By Tajudeen Sowole
Serialising of themes, which often energises the value of art appreciation, takes a full swing in artist Segun Aiyesan’s just held solo exhibition, which attempts to unravel the complexity of achieving true world order.
Inside the ground floor of Signature Gallery, Ikoyi, Lagos, where the exhibition titled Oeuvre held for 10 days, Aiyesan's technique of "textured canvas" roves across modernism painting and a set of works he categorised as "geometric sculpture." The body of work includes his old and new series.
|From Oeuvre, Segun Aiyesan’s Northern Belle|
Tracking Aiyesan's technique of aging the canvas over the years, it now appears that the new body of work stresses the Port Harcourt-based painter's mastery of the textured surface. In fact Aiyesan textured canvas challenges foiling and other family of relief printing.
And more importantly, the artist's revisit of his trajectory with the old meeting the new series strengthens the philosophy behind the themes and importance of serialising works. Most times, the motivation or goal behind some artists' series, are hardly explained or convincing. But Aiyesan's Oeuvre appears to have raised the bar in this context, giving more bite to series.
Of all the series featured in Oeuvre - old and new - two of them such as Voyeur, Men in Boxes and Mad Dog are profound on areas such as issues shaping collective and personal instability of people, self-confinement of individuals and amazing world of contrasts.
In Green House, from the Voyeur series, for example, the artist creates dialogue between a man and God over change of a "cross." The conversation that follows and the end results suggest that life is not about desperation for change or asking God for favours that compete with other people’s, but how best to make something out of what is given. But as an art piece, Green House and those in the family of textured box such as World Within, Haven and Concilliabules leap Aiyesan's work from relief painting unto sculptural surface.
The Voyeur series, he discloses, are inspired by constant and unpleasant activities across the world. “Everyday we hear of news of disaster and criminalities around the world," Aiyesan states a day ahead of the opening of Oeuvre.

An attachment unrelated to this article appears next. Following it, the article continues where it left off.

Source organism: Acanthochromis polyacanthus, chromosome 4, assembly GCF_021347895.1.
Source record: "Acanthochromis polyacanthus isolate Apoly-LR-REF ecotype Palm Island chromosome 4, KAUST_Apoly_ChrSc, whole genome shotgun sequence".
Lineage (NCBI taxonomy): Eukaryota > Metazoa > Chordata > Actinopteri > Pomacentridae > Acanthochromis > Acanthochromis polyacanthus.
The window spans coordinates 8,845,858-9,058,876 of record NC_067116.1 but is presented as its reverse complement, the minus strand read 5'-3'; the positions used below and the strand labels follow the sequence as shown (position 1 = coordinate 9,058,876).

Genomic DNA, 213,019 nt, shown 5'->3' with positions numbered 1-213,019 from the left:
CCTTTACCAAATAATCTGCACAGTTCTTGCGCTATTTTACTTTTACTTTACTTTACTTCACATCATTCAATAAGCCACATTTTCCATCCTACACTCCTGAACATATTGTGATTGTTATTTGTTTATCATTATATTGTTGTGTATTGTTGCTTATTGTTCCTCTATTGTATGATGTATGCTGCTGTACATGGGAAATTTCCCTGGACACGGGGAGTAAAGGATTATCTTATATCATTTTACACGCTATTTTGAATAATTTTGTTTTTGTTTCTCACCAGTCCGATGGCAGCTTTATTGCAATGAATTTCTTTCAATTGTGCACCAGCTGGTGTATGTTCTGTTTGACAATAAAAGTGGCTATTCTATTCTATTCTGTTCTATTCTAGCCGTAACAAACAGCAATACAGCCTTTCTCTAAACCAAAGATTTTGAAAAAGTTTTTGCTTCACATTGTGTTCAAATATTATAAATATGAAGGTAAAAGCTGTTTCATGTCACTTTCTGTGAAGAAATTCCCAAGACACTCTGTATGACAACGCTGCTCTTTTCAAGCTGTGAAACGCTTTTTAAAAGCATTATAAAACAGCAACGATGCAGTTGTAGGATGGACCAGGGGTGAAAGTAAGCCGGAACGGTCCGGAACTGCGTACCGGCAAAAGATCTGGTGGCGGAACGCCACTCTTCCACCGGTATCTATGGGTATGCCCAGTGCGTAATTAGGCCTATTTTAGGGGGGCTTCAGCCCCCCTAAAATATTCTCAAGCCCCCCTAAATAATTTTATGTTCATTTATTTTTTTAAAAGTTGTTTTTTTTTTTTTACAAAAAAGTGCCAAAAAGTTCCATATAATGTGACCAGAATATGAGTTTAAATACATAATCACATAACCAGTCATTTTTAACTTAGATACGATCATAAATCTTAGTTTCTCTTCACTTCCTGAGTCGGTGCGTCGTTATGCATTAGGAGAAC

Though the works under Men in Boxes series are paintings, the attempt to create physical sculptural feeling by the artist's style of illusion of actual boxes touches the heart of the theme. Sub-serialised as Confinement 1 and 2, the works, which practically depict people who are sub-consciously boxed in self-confinement, pierce psychoanalysis blade through the heart of docility.
A two side of a story is explained in one of the Angry Man series as the two-piece Once Upon A Time places the late South African freedom fighter Nelson Mandela alongside the notorious German warlord Adolph Hitler. Indeed, the two personalities have, separately, shaped each generation or period they lived, such that history will continue to remember them. The artist's picturisation of each portrait says so much about who stands for what: a clinched and raised fist of Mandela which represents solidarity contrasts Hitler's military command of arm gesture. " Aiyesan describes the Nazist leader as someone who brought “coercion, brute force and genocidal cleansing” and “attempted to propagate the most bestial" and horrendous "code of order" in the world.” For Aiyesan"s Mandela, it's a great effort in liberating his people "and blazed the trail for many in the fight for freedom and self determination all over the world." He argues that Mandela was "an ambassador of peace and reconciliation through the rest of his life."
And just as one wonders how the artist arrive at grouping the Mandela and Hitler portraits under the Mad Dog Series, Ire Angry Man and an identical portrait Angry Man, widen the curiousity. Perhaps the contrasting characters of Mandela and Hitler are the real point being stressed by the artist
However, the role of women in the world order, particularly in influencing the policy direction of men in leadership position counts. While men are expected to apply the natural powers bestowed on them, it appears that women, as soft as they are, take control. A piece on the controversial role the first woman, Eve, in disturbing the peace of the world 'in the beginning’ is revisited in Aiyesan's The Conversation. For conspiring with the serpent or Satan to mislead Adam, Eve has been bashed by analysts across generations.
But Aiyesan's work, from the textured canvas period argues in favour of the woman. A composite of male and female nudes separated by serpent imprinted fruit tree, contextualises what the artist describes as the "failure" of Adam to apply his God-given knowledge and control over Eve. “It was the man’s failure to take control; not the woman’s fault.